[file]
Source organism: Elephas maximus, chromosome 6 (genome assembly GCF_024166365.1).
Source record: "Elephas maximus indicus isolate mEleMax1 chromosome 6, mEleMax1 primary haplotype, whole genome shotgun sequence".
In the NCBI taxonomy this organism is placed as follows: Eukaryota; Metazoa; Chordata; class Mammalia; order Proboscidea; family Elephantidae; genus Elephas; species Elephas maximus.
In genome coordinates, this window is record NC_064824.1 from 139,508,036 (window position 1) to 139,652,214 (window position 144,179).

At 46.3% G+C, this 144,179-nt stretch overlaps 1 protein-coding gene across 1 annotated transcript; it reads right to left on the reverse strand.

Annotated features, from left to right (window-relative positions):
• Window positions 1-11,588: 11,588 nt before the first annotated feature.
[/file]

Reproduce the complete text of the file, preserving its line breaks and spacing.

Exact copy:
Source organism: Elephas maximus, chromosome 6 (genome assembly GCF_024166365.1).
Source record: "Elephas maximus indicus isolate mEleMax1 chromosome 6, mEleMax1 primary haplotype, whole genome shotgun sequence".
In the NCBI taxonomy this organism is placed as follows: Eukaryota; Metazoa; Chordata; class Mammalia; order Proboscidea; family Elephantidae; genus Elephas; species Elephas maximus.
In genome coordinates, this window is record NC_064824.1 from 139,508,036 (window position 1) to 139,652,214 (window position 144,179).

At 46.3% G+C, this 144,179-nt stretch overlaps 1 protein-coding gene across 1 annotated transcript; it reads right to left on the reverse strand.

Annotated features, from left to right (window-relative positions):
• Window positions 1-11,588: 11,588 nt before the first annotated feature.